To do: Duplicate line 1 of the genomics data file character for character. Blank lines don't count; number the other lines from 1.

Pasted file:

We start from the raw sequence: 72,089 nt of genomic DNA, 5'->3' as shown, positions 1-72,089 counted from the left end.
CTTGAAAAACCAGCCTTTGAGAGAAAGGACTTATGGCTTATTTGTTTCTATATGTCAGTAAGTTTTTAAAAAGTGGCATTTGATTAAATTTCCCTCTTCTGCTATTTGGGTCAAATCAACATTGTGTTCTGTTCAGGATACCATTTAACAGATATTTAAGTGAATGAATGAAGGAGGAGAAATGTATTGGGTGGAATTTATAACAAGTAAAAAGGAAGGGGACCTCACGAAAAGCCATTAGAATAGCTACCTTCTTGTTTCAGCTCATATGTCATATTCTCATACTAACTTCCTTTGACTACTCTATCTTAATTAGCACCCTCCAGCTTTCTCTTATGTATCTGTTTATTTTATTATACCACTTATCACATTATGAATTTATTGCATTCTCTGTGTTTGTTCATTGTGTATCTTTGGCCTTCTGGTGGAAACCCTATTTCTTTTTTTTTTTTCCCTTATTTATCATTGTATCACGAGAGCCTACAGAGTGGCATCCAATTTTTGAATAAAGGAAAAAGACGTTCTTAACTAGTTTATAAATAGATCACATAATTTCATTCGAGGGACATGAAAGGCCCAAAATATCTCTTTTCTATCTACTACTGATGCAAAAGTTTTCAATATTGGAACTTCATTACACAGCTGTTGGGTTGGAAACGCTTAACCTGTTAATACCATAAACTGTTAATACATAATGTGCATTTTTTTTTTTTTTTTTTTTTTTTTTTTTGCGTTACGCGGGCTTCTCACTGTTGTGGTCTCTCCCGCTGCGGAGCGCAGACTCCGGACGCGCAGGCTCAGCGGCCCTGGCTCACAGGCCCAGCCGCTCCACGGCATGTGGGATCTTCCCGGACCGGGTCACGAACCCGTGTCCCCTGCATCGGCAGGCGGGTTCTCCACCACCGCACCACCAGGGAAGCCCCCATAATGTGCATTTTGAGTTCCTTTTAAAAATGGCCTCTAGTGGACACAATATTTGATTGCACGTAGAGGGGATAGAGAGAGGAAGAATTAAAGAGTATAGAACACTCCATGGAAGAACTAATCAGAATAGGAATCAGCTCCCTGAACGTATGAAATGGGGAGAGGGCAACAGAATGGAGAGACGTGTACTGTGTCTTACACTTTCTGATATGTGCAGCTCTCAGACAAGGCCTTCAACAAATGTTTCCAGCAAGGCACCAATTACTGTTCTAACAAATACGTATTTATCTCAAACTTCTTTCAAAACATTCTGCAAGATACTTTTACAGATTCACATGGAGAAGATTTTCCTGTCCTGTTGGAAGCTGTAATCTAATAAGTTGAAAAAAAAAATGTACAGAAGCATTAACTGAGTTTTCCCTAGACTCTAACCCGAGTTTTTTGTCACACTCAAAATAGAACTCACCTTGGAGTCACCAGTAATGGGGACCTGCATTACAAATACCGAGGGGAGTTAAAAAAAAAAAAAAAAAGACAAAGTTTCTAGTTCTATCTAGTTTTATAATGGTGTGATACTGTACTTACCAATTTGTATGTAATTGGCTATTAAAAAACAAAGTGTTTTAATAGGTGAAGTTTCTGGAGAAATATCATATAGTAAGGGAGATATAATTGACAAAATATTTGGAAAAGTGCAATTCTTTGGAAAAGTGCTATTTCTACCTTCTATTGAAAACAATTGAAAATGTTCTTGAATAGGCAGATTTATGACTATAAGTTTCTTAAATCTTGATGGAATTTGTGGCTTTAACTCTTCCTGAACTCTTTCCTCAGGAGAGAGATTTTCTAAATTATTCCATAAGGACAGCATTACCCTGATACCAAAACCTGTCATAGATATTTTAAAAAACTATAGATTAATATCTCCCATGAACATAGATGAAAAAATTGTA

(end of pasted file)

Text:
We start from the raw sequence: 72,089 nt of genomic DNA, 5'->3' as shown, positions 1-72,089 counted from the left end.